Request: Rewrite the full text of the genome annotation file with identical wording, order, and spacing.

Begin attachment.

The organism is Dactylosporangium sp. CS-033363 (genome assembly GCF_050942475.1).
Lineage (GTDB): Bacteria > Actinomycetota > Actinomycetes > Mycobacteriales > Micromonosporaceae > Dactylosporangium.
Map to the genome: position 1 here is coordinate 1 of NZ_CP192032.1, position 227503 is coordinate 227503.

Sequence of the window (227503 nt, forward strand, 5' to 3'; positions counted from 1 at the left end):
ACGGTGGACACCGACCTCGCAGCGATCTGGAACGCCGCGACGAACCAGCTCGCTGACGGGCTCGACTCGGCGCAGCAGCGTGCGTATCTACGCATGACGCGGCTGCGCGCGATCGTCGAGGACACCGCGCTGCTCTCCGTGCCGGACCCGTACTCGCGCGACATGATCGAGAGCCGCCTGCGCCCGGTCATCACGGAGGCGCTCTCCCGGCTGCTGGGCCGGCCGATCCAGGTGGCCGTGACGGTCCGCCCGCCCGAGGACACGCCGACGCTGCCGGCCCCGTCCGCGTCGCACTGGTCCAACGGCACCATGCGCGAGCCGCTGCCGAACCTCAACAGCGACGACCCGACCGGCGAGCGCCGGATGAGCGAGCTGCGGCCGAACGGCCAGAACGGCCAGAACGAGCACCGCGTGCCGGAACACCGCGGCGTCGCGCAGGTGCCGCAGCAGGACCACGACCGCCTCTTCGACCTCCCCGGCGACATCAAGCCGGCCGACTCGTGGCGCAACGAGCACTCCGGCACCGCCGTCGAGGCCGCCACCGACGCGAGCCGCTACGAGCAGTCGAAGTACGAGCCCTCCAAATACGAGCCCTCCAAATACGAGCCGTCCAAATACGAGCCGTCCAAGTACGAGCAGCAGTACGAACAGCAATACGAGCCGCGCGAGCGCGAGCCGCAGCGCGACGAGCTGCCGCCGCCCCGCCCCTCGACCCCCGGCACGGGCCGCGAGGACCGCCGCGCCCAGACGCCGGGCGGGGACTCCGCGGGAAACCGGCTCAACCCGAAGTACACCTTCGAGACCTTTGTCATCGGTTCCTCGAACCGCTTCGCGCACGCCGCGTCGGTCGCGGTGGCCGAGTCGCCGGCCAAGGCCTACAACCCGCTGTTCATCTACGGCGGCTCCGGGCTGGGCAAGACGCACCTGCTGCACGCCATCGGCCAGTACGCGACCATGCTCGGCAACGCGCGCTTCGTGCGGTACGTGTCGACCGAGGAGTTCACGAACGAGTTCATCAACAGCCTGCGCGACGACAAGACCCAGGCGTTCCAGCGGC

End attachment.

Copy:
The organism is Dactylosporangium sp. CS-033363 (genome assembly GCF_050942475.1).
Lineage (GTDB): Bacteria > Actinomycetota > Actinomycetes > Mycobacteriales > Micromonosporaceae > Dactylosporangium.
Map to the genome: position 1 here is coordinate 1 of NZ_CP192032.1, position 227503 is coordinate 227503.

Sequence of the window (227503 nt, forward strand, 5' to 3'; positions counted from 1 at the left end):
ACGGTGGACACCGACCTCGCAGCGATCTGGAACGCCGCGACGAACCAGCTCGCTGACGGGCTCGACTCGGCGCAGCAGCGTGCGTATCTACGCATGACGCGGCTGCGCGCGATCGTCGAGGACACCGCGCTGCTCTCCGTGCCGGACCCGTACTCGCGCGACATGATCGAGAGCCGCCTGCGCCCGGTCATCACGGAGGCGCTCTCCCGGCTGCTGGGCCGGCCGATCCAGGTGGCCGTGACGGTCCGCCCGCCCGAGGACACGCCGACGCTGCCGGCCCCGTCCGCGTCGCACTGGTCCAACGGCACCATGCGCGAGCCGCTGCCGAACCTCAACAGCGACGACCCGACCGGCGAGCGCCGGATGAGCGAGCTGCGGCCGAACGGCCAGAACGGCCAGAACGAGCACCGCGTGCCGGAACACCGCGGCGTCGCGCAGGTGCCGCAGCAGGACCACGACCGCCTCTTCGACCTCCCCGGCGACATCAAGCCGGCCGACTCGTGGCGCAACGAGCACTCCGGCACCGCCGTCGAGGCCGCCACCGACGCGAGCCGCTACGAGCAGTCGAAGTACGAGCCCTCCAAATACGAGCCCTCCAAATACGAGCCGTCCAAATACGAGCCGTCCAAGTACGAGCAGCAGTACGAACAGCAATACGAGCCGCGCGAGCGCGAGCCGCAGCGCGACGAGCTGCCGCCGCCCCGCCCCTCGACCCCCGGCACGGGCCGCGAGGACCGCCGCGCCCAGACGCCGGGCGGGGACTCCGCGGGAAACCGGCTCAACCCGAAGTACACCTTCGAGACCTTTGTCATCGGTTCCTCGAACCGCTTCGCGCACGCCGCGTCGGTCGCGGTGGCCGAGTCGCCGGCCAAGGCCTACAACCCGCTGTTCATCTACGGCGGCTCCGGGCTGGGCAAGACGCACCTGCTGCACGCCATCGGCCAGTACGCGACCATGCTCGGCAACGCGCGCTTCGTGCGGTACGTGTCGACCGAGGAGTTCACGAACGAGTTCATCAACAGCCTGCGCGACGACAAGACCCAGGCGTTCCAGCGGC